The Honor Code, Revisited

By Alejandra B. Salinas

Every semester it starts out the same- you head on to class, a notebook and a textbook in hand, most likely the earliest you’ll ever arrive to class for the semester. Why? It’s the first day of the new semester. That first day where we finally see the professors that we so analytically chose through the hectic registration process, and that first day where we simply sit and listen to syllabus after syllabus, awaiting to hear which classes will hold priority during hell weeks while mentally preparing ourselves for what lays ahead.

One aspect that always seems to be over-shadowed on that special first day is the small paragraph towards the end of any syllabus, titled "Academic Integrity". Written within it is the student honor code that holds us responsible as students of the University of Texas at Austin, to abide by the core values of the University and uphold academic integrity. Most of us believe we do uphold academic integrity, so as this last paragraph goes unnoticed as professors shuffle through the last page and proceed with a brief lecture, while we fail to ask ourselves what academic integrity truly means.

The Office of the Dean of Students webpage contains the description of what this principle requires of us as students: acknowledging the contributions of other sources to our scholastic efforts, completing our assignments independently unless expressly authorized to seek or obtain assistance in preparing them, following instructions for assignments and exams, and observing the standards of our academic discipline; and to avoid engagement in any form of academic dishonesty on behalf of ourselves or another student.

Yet, if you micro-analyze this paragraph, would you consider sharing or comparing homework answers a violation of this principle? Or exchanging past semester exams even if your professor provided practice exams themselves? What about giving a friend an old lab notebook? One of my professors held students who engaged in any of these events accountable of collusion. He recalled an event in which he saw one of his students sitting on a bench typing vigorously away after an exam, and after approaching her, realized that she was typing every question and answer from the exam that he had just administered. Receiving an automatic F, this young lady served as a reminder for every class there onward that even sharing old assignments for a given class with a friend was a violation of academic dishonesty. 

The situation really becomes shocking when a classmate or friend cheated on an exam and is at risk of being expelled. Although we have all heard of the consequences, witnessing someone go through it is a different story and a rare occurrence. I recall an overheard conversation between three residents in line at Jester City Limits during my time as an resident assistant (RA). One had asked two other girls how their biology final had gone, and the two replied, “Oh it went okay, we just sat next to each other and copied whatever we didn’t know.” I was utterly shocked; I knew their faces from past programs of mine and had never suspected them of cheating on an exam. If they had done this on a final, then they could have just as easily had done this on every exam, or even class finals.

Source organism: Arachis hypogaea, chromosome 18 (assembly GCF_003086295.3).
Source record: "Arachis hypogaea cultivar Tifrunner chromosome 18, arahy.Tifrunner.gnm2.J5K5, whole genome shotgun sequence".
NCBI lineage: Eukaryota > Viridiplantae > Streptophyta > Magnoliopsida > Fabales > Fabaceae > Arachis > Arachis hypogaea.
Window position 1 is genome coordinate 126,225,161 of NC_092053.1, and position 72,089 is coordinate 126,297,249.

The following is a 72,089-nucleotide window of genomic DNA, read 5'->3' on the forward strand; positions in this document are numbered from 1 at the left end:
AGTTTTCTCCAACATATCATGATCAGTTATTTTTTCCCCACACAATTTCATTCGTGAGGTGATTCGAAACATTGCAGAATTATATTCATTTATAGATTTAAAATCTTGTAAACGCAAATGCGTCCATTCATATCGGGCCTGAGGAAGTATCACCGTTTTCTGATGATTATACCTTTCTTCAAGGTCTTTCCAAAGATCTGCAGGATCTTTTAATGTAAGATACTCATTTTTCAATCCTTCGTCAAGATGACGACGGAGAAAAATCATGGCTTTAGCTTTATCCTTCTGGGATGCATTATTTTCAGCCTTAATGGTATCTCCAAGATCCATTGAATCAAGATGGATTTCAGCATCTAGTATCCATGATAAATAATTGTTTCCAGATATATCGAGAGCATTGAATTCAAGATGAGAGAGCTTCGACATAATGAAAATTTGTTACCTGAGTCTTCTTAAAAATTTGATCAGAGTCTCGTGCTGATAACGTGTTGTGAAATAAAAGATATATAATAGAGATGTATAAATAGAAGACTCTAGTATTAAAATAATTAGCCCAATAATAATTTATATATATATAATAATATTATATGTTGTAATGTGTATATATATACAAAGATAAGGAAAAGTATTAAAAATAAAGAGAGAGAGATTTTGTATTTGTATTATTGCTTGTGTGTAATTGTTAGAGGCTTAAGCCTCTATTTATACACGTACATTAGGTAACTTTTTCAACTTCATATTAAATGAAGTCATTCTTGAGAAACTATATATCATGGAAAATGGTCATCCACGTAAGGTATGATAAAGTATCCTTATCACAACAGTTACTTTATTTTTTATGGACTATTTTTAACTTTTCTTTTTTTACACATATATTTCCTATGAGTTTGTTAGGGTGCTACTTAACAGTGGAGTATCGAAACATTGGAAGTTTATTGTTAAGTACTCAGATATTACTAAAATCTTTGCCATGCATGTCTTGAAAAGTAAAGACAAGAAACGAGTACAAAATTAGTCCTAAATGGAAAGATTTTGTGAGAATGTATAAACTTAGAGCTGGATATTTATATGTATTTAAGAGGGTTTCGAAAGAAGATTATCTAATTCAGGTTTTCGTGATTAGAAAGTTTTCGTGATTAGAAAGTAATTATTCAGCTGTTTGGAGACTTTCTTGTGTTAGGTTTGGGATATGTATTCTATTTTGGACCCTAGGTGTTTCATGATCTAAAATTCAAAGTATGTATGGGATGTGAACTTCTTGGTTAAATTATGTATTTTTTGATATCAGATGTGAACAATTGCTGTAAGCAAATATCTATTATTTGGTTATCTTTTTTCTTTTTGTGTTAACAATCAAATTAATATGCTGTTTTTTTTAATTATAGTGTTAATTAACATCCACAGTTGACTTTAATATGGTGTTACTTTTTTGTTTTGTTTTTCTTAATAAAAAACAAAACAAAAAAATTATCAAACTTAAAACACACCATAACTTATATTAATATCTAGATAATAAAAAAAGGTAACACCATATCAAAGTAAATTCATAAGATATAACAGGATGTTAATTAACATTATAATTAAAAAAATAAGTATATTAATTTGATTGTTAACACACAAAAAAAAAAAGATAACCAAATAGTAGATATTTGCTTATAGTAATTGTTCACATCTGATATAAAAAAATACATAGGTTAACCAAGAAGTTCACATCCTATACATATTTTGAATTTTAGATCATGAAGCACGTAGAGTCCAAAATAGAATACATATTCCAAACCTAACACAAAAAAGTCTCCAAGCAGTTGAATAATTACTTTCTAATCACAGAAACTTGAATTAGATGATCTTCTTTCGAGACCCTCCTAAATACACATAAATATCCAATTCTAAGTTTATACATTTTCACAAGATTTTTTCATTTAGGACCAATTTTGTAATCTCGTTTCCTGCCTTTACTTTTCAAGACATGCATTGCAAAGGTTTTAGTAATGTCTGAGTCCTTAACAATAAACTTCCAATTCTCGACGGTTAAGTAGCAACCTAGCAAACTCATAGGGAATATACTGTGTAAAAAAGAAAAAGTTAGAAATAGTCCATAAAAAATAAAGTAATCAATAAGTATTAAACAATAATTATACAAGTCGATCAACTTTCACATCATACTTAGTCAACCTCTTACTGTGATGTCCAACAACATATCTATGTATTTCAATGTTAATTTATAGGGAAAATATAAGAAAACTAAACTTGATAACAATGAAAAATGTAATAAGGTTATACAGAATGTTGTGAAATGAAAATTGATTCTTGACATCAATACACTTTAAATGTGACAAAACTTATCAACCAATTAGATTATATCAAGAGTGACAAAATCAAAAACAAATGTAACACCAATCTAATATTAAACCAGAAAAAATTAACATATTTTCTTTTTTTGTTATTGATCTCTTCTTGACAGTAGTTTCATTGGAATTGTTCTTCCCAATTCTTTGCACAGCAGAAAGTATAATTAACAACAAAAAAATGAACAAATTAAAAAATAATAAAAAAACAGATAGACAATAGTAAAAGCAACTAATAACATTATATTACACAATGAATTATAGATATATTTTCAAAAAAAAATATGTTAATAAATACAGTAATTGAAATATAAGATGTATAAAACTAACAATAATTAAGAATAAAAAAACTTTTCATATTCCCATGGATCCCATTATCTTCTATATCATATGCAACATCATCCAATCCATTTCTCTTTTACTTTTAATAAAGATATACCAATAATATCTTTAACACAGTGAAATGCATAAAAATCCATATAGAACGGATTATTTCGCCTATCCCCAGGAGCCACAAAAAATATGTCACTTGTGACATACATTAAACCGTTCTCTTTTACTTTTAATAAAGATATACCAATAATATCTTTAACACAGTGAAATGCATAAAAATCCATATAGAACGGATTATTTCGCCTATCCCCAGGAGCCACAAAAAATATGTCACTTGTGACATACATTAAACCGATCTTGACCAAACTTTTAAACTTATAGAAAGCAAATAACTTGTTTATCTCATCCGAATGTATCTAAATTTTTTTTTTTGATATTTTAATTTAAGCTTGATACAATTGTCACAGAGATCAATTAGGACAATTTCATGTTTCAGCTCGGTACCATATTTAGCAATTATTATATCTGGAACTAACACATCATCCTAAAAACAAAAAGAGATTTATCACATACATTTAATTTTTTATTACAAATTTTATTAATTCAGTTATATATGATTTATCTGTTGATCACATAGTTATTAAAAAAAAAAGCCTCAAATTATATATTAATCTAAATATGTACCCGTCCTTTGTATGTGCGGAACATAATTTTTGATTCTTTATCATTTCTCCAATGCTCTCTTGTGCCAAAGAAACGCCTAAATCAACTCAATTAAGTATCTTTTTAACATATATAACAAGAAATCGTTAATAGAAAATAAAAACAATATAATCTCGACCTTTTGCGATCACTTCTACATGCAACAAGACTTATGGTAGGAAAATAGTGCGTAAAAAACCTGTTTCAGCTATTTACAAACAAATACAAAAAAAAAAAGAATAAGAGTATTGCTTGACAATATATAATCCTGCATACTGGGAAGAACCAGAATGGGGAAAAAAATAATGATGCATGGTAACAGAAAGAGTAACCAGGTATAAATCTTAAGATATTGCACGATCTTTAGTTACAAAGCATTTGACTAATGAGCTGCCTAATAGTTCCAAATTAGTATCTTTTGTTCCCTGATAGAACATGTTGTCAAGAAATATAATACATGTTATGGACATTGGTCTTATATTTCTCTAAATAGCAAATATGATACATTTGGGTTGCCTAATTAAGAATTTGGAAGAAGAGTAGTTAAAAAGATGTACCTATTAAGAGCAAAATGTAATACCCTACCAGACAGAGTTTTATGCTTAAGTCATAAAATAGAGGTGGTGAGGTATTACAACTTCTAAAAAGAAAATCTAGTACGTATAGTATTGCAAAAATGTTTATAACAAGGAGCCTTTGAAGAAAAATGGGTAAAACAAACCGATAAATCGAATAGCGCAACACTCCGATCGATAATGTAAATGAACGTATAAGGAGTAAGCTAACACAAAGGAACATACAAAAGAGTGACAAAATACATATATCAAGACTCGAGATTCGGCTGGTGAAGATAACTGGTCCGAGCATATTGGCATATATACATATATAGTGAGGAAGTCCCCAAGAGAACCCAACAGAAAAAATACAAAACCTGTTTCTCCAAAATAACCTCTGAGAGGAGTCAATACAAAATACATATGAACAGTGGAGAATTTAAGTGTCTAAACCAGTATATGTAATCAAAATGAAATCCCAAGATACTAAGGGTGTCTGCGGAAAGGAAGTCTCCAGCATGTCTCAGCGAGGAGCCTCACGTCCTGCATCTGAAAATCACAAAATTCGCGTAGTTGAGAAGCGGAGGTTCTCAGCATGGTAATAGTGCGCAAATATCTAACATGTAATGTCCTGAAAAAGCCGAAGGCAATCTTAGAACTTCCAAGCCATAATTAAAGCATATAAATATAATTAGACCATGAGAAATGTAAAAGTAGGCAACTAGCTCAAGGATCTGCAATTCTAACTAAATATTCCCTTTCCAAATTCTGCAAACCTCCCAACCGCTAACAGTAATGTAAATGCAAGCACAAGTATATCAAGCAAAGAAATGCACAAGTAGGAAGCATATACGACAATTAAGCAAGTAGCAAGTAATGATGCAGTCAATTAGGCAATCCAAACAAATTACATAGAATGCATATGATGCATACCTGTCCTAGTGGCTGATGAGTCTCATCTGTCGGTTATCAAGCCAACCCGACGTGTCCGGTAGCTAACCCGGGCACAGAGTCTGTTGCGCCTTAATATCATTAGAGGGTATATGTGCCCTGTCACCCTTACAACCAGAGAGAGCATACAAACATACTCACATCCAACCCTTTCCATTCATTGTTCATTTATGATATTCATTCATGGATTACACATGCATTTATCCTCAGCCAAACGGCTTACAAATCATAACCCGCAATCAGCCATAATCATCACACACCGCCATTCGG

In addition, I recently received an email from my professor notifying us that a TA had found a sticky note with problems and notes written on it in one of the examination rooms, and that further action was being taken to distinguish the hand-writing to identify the student responsible.

With all these events in mind, I cannot help but think these students would do better if they simply spent their effort towards studying and becoming better prepared rather than writing cheat sheets. More importantly, the possibility of being expelled would no longer be present. Professors at times avoid such situations by allowing formula sheets on exams. A few even administer open-book exams to ensure that their students truly learn to apply the information, rather than memorize and regurgitate formulas and random facts.

What’s really mind boggling is to imagine how often events of academic dishonesty occur. We have heard of classmates acknowledging that they had old exams, but are we really upholding our academic integrity by being bystanders as we witness these events?

And as you think to yourself, remember those words read to us during Gone to Texas, those words that were written on our beloved Tower by stone carver Wood Hall in 1935:

“Ye shall know the truth, and the truth shall set you free.”  

Does knowing the truth really set you free? Would knowing how often academic dishonesty occurs really encourage you to report students in violation of the honor code? Most of us rationalize to ourselves and say, “Oh, it’ll catch up to them one day,” or are simply too afraid to be the ones responsible for a student becoming expelled. Just remember that any student in violation of the honor code is solely responsible for any consequences that occur, but those who witness events of academic dishonesty are instead in violation of failing to uphold the academic integrity of this University. Not only must we do so individually, but we must ensure that as a student body, we uphold the integrity of our professor’s courses. So as you look back at a syllabus, take a moment to ponder on what academic integrity truly means to you.

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